In 2000-01 government revenue reached 26% of GDP – a level greater than the amount of spending done by the Rudd government in 2009-10 when it embarked on its massive stimulus program to offset the impact of the GFC.
If the Rudd government had enjoyed the same level of revenue that the Howard government routinely did, it would have at worst had a deficit of about $3bn – rather than going into a deficit of 4.2% of GDP, or $54bn.
But of course, if it had revenue of that size it would not have needed to create a massive stimulus in order to keep the economy going.
When you get down to it, the only outcome that really matters in the economy is household living standards.
We want low unemployment, high productivity growth and all other things because we want it to lead to better living standards.
During the mining boom, you could be forgiven for thinking that a surplus was a sign that the economy was being well managed – household disposable income was growing at around 4% a year in real terms
Now, government revenue is growing off the back of high commodity prices, but our economy is struggling and household living standards are falling.
Over the past three years household living standards have fallen by levels more akin to a deep recession than a period where a government should be seeking to take the heat out of the economy with a budget surplus.
Because everyone should tattoo this to their eyeballs: the only reason for a budget surplus is to slow the economy in order to control inflation.
This happened during the mining boom – but so addicted was Howard to cutting taxes and providing tax concessions that the budget surpluses were actually too small to stop inflation growth from rising.
And thus the Reserve Bank raised interest rates 12 times in six years in order to slow things down.
Back then the Howard government was content for this to happen because they believed they would always be able to sell the line that interest rates would always be lower under a Liberal government.
Now we are in the opposite situation. Inflation barely has a pulse, the overall economy is growing slower than it has since 2001, and the private sector is growing slower than at any time since the 1990s recession.
The Morrison government is mostly content to let the RBA keep cutting rates to stimulate the economy because it believes it will be able to sell the line that it is doing a good job because it has delivered a budget surplus.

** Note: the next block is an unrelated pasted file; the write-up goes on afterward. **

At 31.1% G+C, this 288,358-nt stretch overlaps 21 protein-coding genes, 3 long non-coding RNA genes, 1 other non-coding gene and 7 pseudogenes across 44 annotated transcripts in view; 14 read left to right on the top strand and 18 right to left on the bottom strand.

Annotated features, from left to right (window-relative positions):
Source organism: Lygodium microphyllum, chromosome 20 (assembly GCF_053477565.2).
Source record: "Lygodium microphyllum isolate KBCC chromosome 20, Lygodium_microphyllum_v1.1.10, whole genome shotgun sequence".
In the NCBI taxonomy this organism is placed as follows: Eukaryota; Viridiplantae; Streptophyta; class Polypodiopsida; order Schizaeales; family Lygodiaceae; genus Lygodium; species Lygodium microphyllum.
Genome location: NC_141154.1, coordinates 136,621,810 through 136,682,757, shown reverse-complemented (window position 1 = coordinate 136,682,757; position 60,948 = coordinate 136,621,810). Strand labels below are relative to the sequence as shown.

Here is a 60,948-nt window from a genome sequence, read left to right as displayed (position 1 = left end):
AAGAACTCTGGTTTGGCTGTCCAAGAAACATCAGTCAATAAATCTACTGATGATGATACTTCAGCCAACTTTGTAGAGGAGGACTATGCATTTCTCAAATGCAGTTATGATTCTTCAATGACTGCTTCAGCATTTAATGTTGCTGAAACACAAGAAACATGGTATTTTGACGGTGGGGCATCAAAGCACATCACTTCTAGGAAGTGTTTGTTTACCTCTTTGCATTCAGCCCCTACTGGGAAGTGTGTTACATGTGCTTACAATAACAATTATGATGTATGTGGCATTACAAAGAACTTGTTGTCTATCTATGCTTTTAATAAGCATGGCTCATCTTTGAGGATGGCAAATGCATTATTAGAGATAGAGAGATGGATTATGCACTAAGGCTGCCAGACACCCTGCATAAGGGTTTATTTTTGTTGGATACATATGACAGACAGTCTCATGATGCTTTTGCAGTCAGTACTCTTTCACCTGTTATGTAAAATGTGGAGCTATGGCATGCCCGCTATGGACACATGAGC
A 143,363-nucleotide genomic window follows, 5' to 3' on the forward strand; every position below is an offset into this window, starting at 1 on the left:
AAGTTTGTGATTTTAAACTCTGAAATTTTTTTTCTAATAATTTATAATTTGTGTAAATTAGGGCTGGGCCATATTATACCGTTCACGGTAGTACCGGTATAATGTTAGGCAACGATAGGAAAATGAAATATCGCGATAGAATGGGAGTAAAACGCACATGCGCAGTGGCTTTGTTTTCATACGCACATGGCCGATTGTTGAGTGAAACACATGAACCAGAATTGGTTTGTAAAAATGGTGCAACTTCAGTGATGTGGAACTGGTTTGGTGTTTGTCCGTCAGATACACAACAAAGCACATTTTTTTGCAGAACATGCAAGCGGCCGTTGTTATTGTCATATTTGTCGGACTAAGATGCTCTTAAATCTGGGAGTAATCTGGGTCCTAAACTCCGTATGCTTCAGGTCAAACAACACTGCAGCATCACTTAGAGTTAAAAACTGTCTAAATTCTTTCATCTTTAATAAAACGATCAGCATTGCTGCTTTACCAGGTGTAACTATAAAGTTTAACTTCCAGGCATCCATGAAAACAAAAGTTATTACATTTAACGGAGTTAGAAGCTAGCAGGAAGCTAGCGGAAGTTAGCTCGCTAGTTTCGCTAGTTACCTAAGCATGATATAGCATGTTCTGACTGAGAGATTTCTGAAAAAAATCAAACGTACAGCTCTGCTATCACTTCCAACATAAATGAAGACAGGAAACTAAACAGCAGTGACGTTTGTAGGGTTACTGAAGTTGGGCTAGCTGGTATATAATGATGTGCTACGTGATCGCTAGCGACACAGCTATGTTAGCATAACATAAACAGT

The last time we had a budget surplus was in 2007-08, when the RBA raised the cash rate four times, from 6.25% to 7.25%.
*So far this financial year the RBA has cut the cash rate three times, from 1.5% to 0.75%.
*That is not a sign the economy needs slowing.
The last time the RBA raised the cash rate was in November 2010 – a time so long ago Steve Smith had only played in two test matches, Novak Djokovic had won only one grand slam title and Australians had yet to see the new British TV series, Downton Abbey.
During that entire time we have been obsessed about trying to get back to a budget surplus andyet also during that time inflation growth has remained weak, and household living standards have stagnated.
But such has been the potency of the surplus con job that should the government actually face reason and dare to utter the words “stimulus,”most news outlets would be quickly running with the failure to deliver a surplus, and the ALP as well would quickly get on board attacking the move.
And we would continue this awful economic debate where we discuss things through a frame that has been irrelevant for more than a decade now.
*At some point, someone in the ALP or LNP is going to twig that the economy has changed since the GFC – what seemed correct then is most definitely not now.
*It is time to ditch the surplus mania and force our government to stop worrying about some political con-job about economic management and to start facing up to the five years of falling living standards that have occurred under their watch.*
• Greg Jericho writes on economics for Guardian Australia
For years, MB has highlighted the deep flaws in Australia’s purported ‘skilled’ visa system, which accounts for around two-thirds of Australia’s planned migrant intake:
Our concerns has been based upon three main flaws, specifically:
The overwhelming majority of migrants under the skilled stream are not actually skilled;
Those that have arrived in Australia have overwhelmingly gone into areas that are not experiencing skills shortages; and
The pay rates attached to skilled visas are appallingly low and undercut Australian workers.